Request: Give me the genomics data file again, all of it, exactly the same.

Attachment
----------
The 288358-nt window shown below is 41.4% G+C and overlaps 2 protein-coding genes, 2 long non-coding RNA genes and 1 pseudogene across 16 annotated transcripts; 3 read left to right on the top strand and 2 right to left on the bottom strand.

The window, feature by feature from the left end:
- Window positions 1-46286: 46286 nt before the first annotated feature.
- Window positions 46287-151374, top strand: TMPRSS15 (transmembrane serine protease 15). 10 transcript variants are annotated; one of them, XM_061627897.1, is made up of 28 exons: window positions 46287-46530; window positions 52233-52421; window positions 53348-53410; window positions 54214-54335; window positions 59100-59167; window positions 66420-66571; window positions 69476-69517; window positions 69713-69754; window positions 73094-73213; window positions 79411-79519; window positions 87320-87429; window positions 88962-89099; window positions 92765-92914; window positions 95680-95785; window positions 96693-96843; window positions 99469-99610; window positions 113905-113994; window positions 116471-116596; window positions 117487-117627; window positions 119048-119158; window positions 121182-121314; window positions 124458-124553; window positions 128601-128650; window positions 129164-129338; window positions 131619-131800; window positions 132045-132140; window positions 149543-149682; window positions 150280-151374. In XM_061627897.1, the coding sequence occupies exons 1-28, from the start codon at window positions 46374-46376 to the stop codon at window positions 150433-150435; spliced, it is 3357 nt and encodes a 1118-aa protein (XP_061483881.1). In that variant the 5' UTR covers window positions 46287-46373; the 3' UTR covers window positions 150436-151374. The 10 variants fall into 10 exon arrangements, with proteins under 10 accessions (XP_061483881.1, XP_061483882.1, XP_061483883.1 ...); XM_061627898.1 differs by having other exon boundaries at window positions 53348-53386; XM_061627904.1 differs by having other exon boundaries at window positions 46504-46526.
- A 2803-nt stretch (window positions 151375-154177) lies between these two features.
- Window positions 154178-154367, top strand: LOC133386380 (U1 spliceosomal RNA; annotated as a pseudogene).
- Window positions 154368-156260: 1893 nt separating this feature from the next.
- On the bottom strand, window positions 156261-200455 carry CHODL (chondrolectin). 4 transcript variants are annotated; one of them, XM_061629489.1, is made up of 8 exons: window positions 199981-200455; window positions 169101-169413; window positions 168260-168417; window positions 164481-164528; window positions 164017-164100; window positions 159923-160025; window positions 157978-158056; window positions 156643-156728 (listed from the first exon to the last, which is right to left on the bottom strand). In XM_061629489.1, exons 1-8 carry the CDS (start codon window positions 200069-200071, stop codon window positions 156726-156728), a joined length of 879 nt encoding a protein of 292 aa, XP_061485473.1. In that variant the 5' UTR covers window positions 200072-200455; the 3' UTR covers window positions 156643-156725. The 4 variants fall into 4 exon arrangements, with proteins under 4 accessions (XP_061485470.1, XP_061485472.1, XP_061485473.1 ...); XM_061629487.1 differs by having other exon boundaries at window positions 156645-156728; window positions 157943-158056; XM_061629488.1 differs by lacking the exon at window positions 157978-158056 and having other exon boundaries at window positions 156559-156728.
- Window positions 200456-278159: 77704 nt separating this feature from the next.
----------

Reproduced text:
The 288358-nt window shown below is 41.4% G+C and overlaps 2 protein-coding genes, 2 long non-coding RNA genes and 1 pseudogene across 16 annotated transcripts; 3 read left to right on the top strand and 2 right to left on the bottom strand.

The window, feature by feature from the left end:
- Window positions 1-46286: 46286 nt before the first annotated feature.
- Window positions 46287-151374, top strand: TMPRSS15 (transmembrane serine protease 15). 10 transcript variants are annotated; one of them, XM_061627897.1, is made up of 28 exons: window positions 46287-46530; window positions 52233-52421; window positions 53348-53410; window positions 54214-54335; window positions 59100-59167; window positions 66420-66571; window positions 69476-69517; window positions 69713-69754; window positions 73094-73213; window positions 79411-79519; window positions 87320-87429; window positions 88962-89099; window positions 92765-92914; window positions 95680-95785; window positions 96693-96843; window positions 99469-99610; window positions 113905-113994; window positions 116471-116596; window positions 117487-117627; window positions 119048-119158; window positions 121182-121314; window positions 124458-124553; window positions 128601-128650; window positions 129164-129338; window positions 131619-131800; window positions 132045-132140; window positions 149543-149682; window positions 150280-151374. In XM_061627897.1, the coding sequence occupies exons 1-28, from the start codon at window positions 46374-46376 to the stop codon at window positions 150433-150435; spliced, it is 3357 nt and encodes a 1118-aa protein (XP_061483881.1). In that variant the 5' UTR covers window positions 46287-46373; the 3' UTR covers window positions 150436-151374. The 10 variants fall into 10 exon arrangements, with proteins under 10 accessions (XP_061483881.1, XP_061483882.1, XP_061483883.1 ...); XM_061627898.1 differs by having other exon boundaries at window positions 53348-53386; XM_061627904.1 differs by having other exon boundaries at window positions 46504-46526.
- A 2803-nt stretch (window positions 151375-154177) lies between these two features.
- Window positions 154178-154367, top strand: LOC133386380 (U1 spliceosomal RNA; annotated as a pseudogene).
- Window positions 154368-156260: 1893 nt separating this feature from the next.
- On the bottom strand, window positions 156261-200455 carry CHODL (chondrolectin). 4 transcript variants are annotated; one of them, XM_061629489.1, is made up of 8 exons: window positions 199981-200455; window positions 169101-169413; window positions 168260-168417; window positions 164481-164528; window positions 164017-164100; window positions 159923-160025; window positions 157978-158056; window positions 156643-156728 (listed from the first exon to the last, which is right to left on the bottom strand). In XM_061629489.1, exons 1-8 carry the CDS (start codon window positions 200069-200071, stop codon window positions 156726-156728), a joined length of 879 nt encoding a protein of 292 aa, XP_061485473.1. In that variant the 5' UTR covers window positions 200072-200455; the 3' UTR covers window positions 156643-156725. The 4 variants fall into 4 exon arrangements, with proteins under 4 accessions (XP_061485470.1, XP_061485472.1, XP_061485473.1 ...); XM_061629487.1 differs by having other exon boundaries at window positions 156645-156728; window positions 157943-158056; XM_061629488.1 differs by lacking the exon at window positions 157978-158056 and having other exon boundaries at window positions 156559-156728.
- Window positions 200456-278159: 77704 nt separating this feature from the next.